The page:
CONCERT REVIEW: KENNY WAYNE SHEPHERD Serves Up A Night of Blues Nirvana (Broward Center for the Performing Arts – October 28th, 2021)

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It seems like just yesterday that the critics and fans were calling Kenny Wayne Shepherd a “prodigy.”  He was just a kid with a big guitar and an even bigger blues sound, following in the footsteps of his idol and mentor Stevie Ray Vaughan – a meeting between the two when Kenny was just seven lit the spark that set his music career a-blazing.  And six years later, the kid was already wowing audiences throughout the South.

Photo by Joel Barrios

30 some years have passed, yet KWS’ accolades haven’t waned. He’s not that kid anymore; but a contemporary blues-rock giant with several staple hits under his belt, a successful career and known for electrifying live performances. His studio album “Trouble Is” holds the distinction of being the longest running album on the Billboard’s Blues Chart and is among 9 of his albums that have achieved #1 status on that chart, three of which have been RIAA certified Platinum along with one Gold album. He’s received five Grammy nominations and his “10 Days Out: Blues from the Backroads” album and filmed documentary combination won both a Blues Music Award as well as a Keeping the Blues Alive Award.

Shepherd’s current tour graced a three of South Florida venues this week, and one of his performances happened at the beautiful Au-Rene Theater at the Broward Center for the Performing Arts. Centrally located in downtown Fort Lauderdale, this spectacular venue with exquisite acoustics is my favorite amongst the ones I frequently visit for live shows, and witnessing KWS’ show there was an utter treat.

Photo by Joel Barrios

There are very few things I can say about Kenny Wayne Shepherd as an artist and a live performer than haven’t been printed time and time again. From the opening salvo of “Woman Like You,” the cut that coincidentally led off his last studio album “The Traveler,” there were zero reservations about where he stands: unquestionably at the top of his game. Backed by a truly impressive band, Shepherd traveled with painstakingly poise through guitar leads and fills, showing how he can balance shred with nuances and subtlety, his axe wailing and crying the notes out.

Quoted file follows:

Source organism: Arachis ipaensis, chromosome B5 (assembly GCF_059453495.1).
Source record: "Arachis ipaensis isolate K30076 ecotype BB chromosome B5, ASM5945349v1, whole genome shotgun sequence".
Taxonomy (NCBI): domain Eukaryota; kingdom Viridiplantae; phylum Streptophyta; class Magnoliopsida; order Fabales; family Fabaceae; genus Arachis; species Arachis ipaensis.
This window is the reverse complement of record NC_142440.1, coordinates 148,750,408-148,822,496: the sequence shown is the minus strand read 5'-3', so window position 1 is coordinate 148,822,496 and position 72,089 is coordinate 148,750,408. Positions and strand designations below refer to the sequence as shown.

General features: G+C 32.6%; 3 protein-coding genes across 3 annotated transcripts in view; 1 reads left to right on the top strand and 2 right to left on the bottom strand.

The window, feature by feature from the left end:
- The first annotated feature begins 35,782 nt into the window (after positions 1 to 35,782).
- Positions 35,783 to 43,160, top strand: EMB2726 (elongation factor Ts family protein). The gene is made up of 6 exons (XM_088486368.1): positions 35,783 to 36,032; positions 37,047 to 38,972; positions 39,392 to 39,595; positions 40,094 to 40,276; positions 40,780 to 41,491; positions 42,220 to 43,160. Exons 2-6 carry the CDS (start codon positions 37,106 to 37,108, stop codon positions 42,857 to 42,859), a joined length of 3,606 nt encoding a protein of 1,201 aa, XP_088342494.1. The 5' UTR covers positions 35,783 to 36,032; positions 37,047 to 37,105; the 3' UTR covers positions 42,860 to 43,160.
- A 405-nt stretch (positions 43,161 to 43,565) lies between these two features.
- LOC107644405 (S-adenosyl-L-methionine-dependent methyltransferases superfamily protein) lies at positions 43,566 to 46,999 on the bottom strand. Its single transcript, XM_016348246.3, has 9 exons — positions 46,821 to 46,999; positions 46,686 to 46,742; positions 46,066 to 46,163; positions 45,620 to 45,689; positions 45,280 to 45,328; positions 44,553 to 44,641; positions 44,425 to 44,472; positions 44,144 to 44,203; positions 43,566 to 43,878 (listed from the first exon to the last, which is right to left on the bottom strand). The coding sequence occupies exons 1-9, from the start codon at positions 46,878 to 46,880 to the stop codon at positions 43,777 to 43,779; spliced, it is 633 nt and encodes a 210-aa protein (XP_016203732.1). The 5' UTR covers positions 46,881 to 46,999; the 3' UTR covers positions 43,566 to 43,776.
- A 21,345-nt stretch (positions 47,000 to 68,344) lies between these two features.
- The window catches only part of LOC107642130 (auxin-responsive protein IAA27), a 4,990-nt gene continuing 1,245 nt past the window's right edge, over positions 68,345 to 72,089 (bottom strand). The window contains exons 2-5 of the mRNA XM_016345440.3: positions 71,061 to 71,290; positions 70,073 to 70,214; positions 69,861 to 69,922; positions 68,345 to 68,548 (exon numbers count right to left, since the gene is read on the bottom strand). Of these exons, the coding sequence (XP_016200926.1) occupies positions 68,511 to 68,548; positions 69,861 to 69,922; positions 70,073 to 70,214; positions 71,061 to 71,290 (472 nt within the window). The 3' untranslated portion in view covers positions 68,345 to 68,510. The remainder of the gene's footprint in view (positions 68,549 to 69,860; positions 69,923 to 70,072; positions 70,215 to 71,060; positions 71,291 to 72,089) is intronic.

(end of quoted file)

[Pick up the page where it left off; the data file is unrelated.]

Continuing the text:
As mentioned above, KWS’ band-mates rounded up the magic coming from the blues-man’s guitar. Noah Hunt’s singing is undoubtedly a special component in the band’s sound, his unique – and at times gritty – delivery wrapping the notes with an aura that felt just tailor-made. Ex-Stevie Ray Vaughan and Double Trouble drummer Chris Layton and bassist Scott Nelson’s backbone was precise and multilayered, and the horn section of Joe Sublett (sax) and Mark Pender (trumpet) provided fullness and texture to the astounding musicianship on display.

Photo by Joel Barrios

Highlights of the night were the cover of Joe Walsh’s “Turn to Stone,” including a quiet section with interplay between the Joe Krown’s piano and KWS’ axe, where he let loose, the 1998’s massive hit “Blue on Black,” a true crowd favorite which had the entire theater standing on their feet and applauding; and Shepherd’s usual finale: the homage to one of his heroes Jimi Hendrix via “Voodoo Child (Slight Return):almost 11 minutes of pure blues-rock ecstasy. 

A dazzling guitarist with the blessing of blues’ greatest radiating from his guitar strings, Kenny Wayne Shepherd stock in trade is simply exceptional musicianship and blues-rock at its finest. And I’ll happily bet on him any single time he comes to my neck of the woods.


Woman Like You / True Les / I Want You / Diamonds & Gold / Heat of the Sun / Talk to Me Baby (Elmore James cover) / Shame, Shame, Shame / Turn to Stone (Joe Walsh cover)


Blue On Black / Voodoo Child (Slight Return) (Jimi Hendrix cover)



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